New York’s smaller political parties like the Working Families and Conservative parties have had a big influence on the candidates and policies that make their way to Albany. Now, the Upstate Jobs Party is looking to make a bigger impact with their Unite NY rebrand.

The party is looking to become the political home of moderate voters and to advocate for ethics and voting reforms. The party’s founder, Martin Babinec, told Capital Tonight that the party is “building momentum” to “offer a choice” to New Yorkers disaffected by the two major parties.

The party faces a daunting task to becoming a political force in the Empire State. Under campaign finance rules passed back in 2019, political parties must earn the higher total of 130,000 votes, or 2% of the overall vote, in a statewide election. In the 2020 presidential election, the Green, Libertarian, Independence and Serve America Movement parties failed to reach that goal. Babinec said the party is working to field a gubernatorial candidate, but that candidate might not be the embattled Democratic incumbent Andrew Cuomo. Babinec said he “would be surprised if Gov. Cuomo would support many of the initiatives we have on the table.”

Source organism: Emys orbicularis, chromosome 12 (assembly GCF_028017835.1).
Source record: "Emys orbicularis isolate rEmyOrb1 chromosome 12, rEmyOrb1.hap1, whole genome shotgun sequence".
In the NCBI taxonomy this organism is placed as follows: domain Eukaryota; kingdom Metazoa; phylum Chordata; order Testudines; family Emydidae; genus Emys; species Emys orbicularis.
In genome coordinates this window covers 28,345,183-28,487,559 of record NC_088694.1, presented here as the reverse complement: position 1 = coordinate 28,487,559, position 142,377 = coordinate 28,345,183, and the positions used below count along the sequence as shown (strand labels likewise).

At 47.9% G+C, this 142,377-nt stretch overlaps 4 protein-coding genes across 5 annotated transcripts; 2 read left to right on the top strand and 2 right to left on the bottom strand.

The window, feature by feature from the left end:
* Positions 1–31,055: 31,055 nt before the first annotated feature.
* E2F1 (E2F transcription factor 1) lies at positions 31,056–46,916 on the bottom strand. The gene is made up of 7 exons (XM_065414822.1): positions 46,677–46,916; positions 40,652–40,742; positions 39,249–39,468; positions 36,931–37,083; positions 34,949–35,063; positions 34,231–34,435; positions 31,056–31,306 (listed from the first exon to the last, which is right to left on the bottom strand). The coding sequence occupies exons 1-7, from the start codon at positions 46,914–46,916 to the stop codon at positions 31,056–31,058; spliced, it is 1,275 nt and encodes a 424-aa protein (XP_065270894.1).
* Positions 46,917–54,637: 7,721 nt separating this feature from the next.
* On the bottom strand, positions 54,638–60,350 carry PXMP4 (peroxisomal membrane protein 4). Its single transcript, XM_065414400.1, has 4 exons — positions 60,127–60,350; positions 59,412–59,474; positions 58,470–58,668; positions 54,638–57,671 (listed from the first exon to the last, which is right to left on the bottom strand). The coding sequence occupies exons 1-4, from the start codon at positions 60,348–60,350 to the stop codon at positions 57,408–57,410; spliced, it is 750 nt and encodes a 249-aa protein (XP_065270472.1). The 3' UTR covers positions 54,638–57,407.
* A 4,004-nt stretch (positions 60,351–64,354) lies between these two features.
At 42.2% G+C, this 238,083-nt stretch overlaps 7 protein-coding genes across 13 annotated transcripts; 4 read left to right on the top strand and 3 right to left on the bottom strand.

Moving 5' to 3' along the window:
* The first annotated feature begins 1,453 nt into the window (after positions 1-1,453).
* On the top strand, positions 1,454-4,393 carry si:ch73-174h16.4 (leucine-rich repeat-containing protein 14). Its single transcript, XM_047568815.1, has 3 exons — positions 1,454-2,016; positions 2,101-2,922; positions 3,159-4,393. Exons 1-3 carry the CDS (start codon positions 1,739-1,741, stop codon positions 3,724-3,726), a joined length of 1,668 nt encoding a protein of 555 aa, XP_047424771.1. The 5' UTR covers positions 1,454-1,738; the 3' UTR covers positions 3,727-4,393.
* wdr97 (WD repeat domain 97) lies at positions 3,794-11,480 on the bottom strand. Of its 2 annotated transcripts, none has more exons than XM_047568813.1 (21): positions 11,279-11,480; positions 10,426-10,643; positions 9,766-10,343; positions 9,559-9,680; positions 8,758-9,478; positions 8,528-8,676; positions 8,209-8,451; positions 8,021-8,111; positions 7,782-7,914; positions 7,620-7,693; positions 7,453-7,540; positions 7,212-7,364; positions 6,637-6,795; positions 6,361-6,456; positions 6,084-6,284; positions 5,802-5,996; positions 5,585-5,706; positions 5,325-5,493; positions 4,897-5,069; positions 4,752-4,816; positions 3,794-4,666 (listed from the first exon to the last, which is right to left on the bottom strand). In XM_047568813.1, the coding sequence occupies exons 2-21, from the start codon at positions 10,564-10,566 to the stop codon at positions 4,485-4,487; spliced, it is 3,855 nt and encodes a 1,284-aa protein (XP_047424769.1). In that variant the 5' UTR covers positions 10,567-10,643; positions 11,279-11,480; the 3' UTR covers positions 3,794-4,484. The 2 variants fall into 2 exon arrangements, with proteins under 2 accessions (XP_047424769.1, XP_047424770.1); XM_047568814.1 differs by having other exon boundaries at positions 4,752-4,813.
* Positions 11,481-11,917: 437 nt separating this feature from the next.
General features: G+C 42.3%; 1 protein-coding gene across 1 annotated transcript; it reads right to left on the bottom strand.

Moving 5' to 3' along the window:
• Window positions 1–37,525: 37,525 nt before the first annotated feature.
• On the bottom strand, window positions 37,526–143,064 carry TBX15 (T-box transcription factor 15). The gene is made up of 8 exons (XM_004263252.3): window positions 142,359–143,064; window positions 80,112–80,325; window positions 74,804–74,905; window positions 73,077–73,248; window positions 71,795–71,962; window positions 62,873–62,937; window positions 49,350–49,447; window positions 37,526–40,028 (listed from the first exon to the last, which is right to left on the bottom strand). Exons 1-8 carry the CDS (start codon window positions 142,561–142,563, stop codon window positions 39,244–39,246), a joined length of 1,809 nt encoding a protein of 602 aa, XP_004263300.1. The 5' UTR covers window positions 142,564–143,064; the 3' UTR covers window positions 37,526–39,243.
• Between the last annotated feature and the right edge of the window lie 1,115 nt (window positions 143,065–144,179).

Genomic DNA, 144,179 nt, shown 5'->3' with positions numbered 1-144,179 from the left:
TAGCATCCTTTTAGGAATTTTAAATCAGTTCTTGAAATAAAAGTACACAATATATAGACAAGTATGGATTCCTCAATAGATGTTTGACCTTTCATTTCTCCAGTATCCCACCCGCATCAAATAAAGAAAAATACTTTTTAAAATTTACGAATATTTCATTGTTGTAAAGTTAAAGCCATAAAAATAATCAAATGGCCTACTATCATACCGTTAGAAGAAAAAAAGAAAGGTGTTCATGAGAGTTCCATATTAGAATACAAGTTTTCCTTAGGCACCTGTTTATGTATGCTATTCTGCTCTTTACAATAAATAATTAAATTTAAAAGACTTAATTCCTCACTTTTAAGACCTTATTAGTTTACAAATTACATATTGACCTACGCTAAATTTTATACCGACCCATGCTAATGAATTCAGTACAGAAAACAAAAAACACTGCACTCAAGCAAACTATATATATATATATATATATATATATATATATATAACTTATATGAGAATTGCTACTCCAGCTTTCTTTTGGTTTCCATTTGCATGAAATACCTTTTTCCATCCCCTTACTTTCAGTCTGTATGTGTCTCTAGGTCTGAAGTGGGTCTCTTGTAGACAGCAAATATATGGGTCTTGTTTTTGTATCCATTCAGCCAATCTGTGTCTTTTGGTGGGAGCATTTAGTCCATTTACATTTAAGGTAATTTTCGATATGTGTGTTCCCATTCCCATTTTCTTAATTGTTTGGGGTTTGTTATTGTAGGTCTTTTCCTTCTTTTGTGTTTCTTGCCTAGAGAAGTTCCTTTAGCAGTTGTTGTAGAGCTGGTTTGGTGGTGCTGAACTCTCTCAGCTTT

One of the voting reforms the party is seeking to bring to New York is ranked choice voting. The voting system allows a voter to select multiple candidates by preference with the candidate receiving the least votes getting knocked out until one candidate receives a majority. The system has been adopted by states like Alaska and Maine and will be used in New York City for primary and special elections. Babinec told Capital Tonight that the system will shift power from “party bosses and to the ballot box."